Child-Proofing vs. House-Proofing

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Figure out when to babyproof, or childproof, your space and when to houseproof your little one. Some things need to be done, but not all things.

Baby reaching for a drawer

We parents all want our children to be safe. We feel very protective of our kids and want to make sure we remove risk from their lives for getting hurt.

Parents often wonder if they should child-proof their house or house-proof their child.

To childproof, or babyproof, a house means to remove all potential dangers from your home.

To house-proof a child means that you teach your child to obey when told not touch or do things.

Childproof Some Things and Houseproof Other Things

If you read my post Tips for Baby-Proofing Your Home, you will see that I am one who likes to house-proof my child as much as possible.

In that post, I have lots of reasons for why I do so, along with good safety ideas for what definitely should be done to “child-proof” your home.

There are some dangers that you can’t ignore and aren’t worth the chance. For example, if you have a child playing alone in her bedroom, it is wise to bolt the dresser to the wall.

You can instruct her to not climb the dresser, but all kids test boundaries and if your child will be playing alone there, you cannot keep an eye on her with that potential danger.


READ: How to Child-Proof Your Space for Independent Playtime


There are many times you have to decide when to enforce house-proofing and when you need to pick your battles and just child proof the children and the space. Read more about this in my post House-Proofing: Pick Your Battles.

House-Proofing Helps Teach Respect for Personal Property

I was recently contemplating why some children have respect for the property of others and why some don’t.

Some children seem to believe everything within their reach is fair game. They will take it, play with it, and leave it wherever they happen to be standing when they are done.

You might live near such children and find everything outside needs to be under lock and key or you will never see it again!

These are not children who are trying to steal or even really knowingly being rude. They just don’t realize that there are things in the world they shouldn’t touch. Everything they are exposed to has been baby-proofed, so they are rarely if ever told “no.”

I know children like this. They are children who are raised by wonderful parents who teach them strong morals and values. I have also known adults like this. It got me thinking.


Read: How to Teach Respect for Personal Property


As I thought about children old enough to make decisions of whether or not to touch things with the realistic expectation of them obeying, my thoughts led to the home.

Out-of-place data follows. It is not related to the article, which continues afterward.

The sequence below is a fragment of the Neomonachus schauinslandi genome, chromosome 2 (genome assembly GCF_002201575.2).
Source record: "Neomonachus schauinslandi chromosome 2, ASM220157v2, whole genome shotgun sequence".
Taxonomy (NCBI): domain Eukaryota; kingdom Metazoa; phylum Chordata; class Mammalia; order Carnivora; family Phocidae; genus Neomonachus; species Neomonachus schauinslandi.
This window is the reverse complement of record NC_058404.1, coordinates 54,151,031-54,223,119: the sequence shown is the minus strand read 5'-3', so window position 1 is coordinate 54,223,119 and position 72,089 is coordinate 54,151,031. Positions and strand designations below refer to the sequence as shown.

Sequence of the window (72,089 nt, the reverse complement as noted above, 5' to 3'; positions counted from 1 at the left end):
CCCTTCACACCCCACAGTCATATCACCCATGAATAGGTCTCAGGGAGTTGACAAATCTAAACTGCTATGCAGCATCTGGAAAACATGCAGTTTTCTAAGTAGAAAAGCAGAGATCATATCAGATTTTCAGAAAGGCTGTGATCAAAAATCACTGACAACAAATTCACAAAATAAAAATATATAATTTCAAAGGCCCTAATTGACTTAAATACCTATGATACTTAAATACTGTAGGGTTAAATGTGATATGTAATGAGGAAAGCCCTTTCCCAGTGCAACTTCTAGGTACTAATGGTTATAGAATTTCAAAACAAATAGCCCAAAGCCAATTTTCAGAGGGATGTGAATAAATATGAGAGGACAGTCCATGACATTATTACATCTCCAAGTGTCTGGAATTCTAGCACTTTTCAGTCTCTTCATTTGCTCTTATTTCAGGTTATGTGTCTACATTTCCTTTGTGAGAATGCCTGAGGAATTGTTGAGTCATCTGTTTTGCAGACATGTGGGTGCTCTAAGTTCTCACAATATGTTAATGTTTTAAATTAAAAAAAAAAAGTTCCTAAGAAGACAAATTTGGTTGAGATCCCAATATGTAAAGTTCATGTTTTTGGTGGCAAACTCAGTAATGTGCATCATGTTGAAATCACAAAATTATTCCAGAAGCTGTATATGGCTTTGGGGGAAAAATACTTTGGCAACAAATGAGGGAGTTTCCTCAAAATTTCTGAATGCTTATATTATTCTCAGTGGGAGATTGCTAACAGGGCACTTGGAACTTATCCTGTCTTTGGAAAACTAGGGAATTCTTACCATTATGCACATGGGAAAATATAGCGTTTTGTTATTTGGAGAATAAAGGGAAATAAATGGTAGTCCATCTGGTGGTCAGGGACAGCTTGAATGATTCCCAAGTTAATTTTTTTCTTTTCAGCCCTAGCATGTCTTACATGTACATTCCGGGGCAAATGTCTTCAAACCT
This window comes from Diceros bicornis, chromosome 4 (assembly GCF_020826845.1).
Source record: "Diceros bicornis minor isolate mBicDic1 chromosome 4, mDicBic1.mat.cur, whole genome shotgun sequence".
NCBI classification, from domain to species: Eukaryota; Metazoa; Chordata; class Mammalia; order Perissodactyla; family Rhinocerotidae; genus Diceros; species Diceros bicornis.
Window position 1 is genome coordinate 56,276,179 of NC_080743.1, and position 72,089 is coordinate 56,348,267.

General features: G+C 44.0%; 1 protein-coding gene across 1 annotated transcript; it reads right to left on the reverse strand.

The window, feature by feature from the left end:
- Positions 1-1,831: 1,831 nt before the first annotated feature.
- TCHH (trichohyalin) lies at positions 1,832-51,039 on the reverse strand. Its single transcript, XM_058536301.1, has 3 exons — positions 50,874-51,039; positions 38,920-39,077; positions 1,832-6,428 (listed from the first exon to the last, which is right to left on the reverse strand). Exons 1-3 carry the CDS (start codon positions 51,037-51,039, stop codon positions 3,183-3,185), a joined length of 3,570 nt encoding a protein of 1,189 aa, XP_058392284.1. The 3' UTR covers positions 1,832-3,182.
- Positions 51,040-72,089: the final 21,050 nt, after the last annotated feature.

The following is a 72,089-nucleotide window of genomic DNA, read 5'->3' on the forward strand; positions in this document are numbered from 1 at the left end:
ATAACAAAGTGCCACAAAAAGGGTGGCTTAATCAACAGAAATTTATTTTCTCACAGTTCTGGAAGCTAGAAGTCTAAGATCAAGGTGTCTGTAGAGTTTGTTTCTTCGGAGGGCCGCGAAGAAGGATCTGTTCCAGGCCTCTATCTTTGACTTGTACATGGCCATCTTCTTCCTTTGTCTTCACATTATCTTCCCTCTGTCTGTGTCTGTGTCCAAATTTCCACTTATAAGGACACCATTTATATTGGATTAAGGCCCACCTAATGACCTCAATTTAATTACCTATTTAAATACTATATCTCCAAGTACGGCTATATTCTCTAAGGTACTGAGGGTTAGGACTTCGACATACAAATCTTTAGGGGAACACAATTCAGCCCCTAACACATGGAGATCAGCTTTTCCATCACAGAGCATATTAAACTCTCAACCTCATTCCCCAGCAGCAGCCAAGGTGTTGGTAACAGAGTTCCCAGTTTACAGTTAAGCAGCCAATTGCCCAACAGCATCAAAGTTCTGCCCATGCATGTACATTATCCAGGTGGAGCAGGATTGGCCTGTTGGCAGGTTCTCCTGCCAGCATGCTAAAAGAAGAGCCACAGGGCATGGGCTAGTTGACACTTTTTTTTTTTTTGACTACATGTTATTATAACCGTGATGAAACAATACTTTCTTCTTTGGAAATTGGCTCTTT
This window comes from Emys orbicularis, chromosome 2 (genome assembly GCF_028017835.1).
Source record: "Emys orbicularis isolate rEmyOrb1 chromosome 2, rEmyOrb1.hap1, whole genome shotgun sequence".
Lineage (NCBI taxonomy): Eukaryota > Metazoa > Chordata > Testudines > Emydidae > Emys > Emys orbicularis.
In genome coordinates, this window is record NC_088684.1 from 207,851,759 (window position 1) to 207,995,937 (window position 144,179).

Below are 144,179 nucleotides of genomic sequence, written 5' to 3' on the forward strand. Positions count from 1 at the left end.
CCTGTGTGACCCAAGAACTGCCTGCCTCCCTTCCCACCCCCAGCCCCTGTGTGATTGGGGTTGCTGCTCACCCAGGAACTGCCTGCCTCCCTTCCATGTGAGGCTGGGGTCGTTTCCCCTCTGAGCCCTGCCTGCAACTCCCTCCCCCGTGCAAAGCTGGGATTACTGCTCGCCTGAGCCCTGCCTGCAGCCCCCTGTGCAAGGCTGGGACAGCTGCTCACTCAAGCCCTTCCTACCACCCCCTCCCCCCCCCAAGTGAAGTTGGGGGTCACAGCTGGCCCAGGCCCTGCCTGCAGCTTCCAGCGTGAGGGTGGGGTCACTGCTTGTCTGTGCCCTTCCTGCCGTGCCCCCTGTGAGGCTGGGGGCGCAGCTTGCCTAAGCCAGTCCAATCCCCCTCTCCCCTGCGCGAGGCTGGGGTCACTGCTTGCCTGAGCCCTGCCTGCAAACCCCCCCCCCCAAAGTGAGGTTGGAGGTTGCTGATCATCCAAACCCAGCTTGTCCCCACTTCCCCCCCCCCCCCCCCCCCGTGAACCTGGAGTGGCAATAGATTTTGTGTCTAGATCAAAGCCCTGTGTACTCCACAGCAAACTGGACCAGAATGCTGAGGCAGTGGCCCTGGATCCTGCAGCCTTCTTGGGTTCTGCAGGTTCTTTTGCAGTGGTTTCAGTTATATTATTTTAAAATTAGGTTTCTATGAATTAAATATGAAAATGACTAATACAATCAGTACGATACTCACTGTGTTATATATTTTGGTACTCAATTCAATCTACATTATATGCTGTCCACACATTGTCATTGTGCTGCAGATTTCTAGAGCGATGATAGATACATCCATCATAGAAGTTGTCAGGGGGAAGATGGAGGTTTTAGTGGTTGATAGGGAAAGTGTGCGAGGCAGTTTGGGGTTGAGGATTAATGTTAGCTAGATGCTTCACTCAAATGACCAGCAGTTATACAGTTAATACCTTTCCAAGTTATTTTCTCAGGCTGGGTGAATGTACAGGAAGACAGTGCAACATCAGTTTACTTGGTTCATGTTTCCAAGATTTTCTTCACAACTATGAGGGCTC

I realized that homes that were child-proofed rather than house-proofed were producing children who didn’t have knowledge and control to not touch the property of others.

I am not talking about other kid’s toys; I am talking things in your garage or even cars. Whatever they can reach is fair game.

And doesn’t that just make sense? Doesn’t it make sense that a child who is given no physical restrictions in the home will carry that over around the neighborhood?

Doesn’t it make sense that the child who is allowed to be overly physically active in the home with balls and other toys because there is nothing breakable around will translate that into the homes of others?

Of course they will!

3 benefits of house proofing rather than child proofing

House-Proofing Your Child Helps Teach Boundaries

House-proofing your child helps your child to learn boundaries. It helps your child to learn respect for others and for the possessions of others.

You can’t touch whatever you want whenever you want in the real world.

When Brayden was 9 months old and I was following the advice to leave some things to be “off-limits” to him, I had not thought about this benefit.

As I told him over and over again to not touch a coveted item, I had no idea that it would lead to him having a respect for the property of other people.

But it worked! What a blessing to me, my neighbors, and himself!

Get more tips on boundaries in these posts:

Conclusion

As you decide what to house-proof and what to child-proof, keep in mind some main goals of keeping your kiddos safe, teaching them to listen and obey, teaching them to respect the property of others, and teaching them that there are boundaries and that they need to respect boundaries.

As you do these things, you will be able to discern when to remove items and when to leave them. House-proofing can do so much to help you teach your child valuable life skills, so don’t be afraid to do it!

This post originally appeared on this blog in March 2010

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